By PARKER TAMBUA
PAPUA New Guinea and Leeds forward Wellington Albert and his young family are in self-solation as they look to ride out the global coronavirus pandemic in the United Kingdom.
The 25-year-old told The National from Yorkshire that his wife and son, who arrived in the UK in January, were safe amid the indefinite suspension of the English Super League season.
Albert said he was worried about what impact the virus may have on PNG.
“Unlike the developed country, we don’t have enough resources to avoid or contain the pandemic but we should not be panic,” the Kumul said.
“Let’s be serious in avoiding the virus and follow the advice of the Government, health experts and relevant authorities.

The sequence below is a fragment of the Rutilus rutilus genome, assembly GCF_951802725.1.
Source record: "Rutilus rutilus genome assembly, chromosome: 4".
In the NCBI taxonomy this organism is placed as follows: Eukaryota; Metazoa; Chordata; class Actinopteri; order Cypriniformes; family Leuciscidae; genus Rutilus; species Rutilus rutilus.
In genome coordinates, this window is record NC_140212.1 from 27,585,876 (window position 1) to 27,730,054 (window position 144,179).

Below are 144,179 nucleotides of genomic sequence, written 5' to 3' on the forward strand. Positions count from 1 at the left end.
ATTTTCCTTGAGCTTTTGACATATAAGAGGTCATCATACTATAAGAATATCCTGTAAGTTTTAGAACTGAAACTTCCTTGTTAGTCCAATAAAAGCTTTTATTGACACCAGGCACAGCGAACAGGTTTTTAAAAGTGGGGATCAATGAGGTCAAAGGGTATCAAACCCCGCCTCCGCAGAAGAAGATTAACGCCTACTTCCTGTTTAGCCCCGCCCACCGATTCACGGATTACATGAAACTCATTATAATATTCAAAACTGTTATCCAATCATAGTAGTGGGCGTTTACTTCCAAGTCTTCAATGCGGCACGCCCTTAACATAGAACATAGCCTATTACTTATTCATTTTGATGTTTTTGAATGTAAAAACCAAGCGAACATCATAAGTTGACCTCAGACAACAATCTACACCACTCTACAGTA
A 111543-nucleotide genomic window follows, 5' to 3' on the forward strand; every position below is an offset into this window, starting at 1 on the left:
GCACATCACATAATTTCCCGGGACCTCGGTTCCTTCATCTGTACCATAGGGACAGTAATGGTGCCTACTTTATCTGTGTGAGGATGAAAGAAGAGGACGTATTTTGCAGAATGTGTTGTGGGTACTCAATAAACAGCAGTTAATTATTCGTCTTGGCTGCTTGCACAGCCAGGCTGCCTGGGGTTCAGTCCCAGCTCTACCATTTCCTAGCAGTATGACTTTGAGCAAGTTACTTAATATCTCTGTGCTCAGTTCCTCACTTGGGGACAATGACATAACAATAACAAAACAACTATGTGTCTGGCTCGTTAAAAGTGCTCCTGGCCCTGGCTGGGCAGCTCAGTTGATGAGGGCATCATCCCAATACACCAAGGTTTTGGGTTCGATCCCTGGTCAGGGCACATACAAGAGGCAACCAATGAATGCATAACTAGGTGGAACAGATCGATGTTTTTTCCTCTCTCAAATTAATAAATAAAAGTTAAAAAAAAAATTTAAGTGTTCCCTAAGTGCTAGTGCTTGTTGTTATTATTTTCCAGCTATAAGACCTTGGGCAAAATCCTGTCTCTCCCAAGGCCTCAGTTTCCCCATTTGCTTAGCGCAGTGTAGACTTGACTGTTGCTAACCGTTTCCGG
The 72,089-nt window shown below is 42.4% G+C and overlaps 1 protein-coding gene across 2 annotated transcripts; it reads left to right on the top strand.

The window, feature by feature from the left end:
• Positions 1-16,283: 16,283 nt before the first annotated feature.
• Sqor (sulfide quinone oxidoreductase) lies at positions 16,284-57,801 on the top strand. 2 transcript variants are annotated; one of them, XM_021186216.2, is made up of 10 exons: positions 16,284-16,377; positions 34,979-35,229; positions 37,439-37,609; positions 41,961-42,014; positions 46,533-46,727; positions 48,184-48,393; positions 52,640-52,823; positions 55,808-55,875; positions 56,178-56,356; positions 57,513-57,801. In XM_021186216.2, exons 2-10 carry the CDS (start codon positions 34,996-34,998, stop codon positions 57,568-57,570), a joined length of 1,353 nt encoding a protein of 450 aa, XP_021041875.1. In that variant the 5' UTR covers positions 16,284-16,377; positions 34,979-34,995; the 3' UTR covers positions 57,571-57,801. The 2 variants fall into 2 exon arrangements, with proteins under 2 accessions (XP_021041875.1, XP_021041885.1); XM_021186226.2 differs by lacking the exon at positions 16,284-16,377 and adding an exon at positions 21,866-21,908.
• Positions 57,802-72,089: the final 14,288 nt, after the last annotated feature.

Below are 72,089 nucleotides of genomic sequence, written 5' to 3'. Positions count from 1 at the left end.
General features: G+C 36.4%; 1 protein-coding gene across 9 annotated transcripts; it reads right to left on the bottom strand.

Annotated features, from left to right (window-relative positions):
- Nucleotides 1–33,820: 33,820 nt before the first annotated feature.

“The safest place to be is to stay is indoors with your immediate family. Wash your hands regularly and avoid gatherings.”
Albert said he was keep himself occupied with his family amid the suspension of training sessions and shutdown of club facilities.
He said he wasn’t sure when the Super League and other second-tier competitions would resume.
“I’m here with my wife and son who’ve just joined me in January and we are all safe,” he said.
“We are communicating with our families back home from time to time.”
The former SP Hunter said he was also in regular contact with Kumuls captain and Rhinos teammate Rhyse Martin.
“Due to the lockdown and social distancing, I only communicate with Rhyse over the phone and he is doing fine. I hope things get better and the competition resumes,” Albert said.
Meanwhile, according to reports, the British government admitted over the weekend that the national lockdown could last for six months.
By PARKER TAMBUA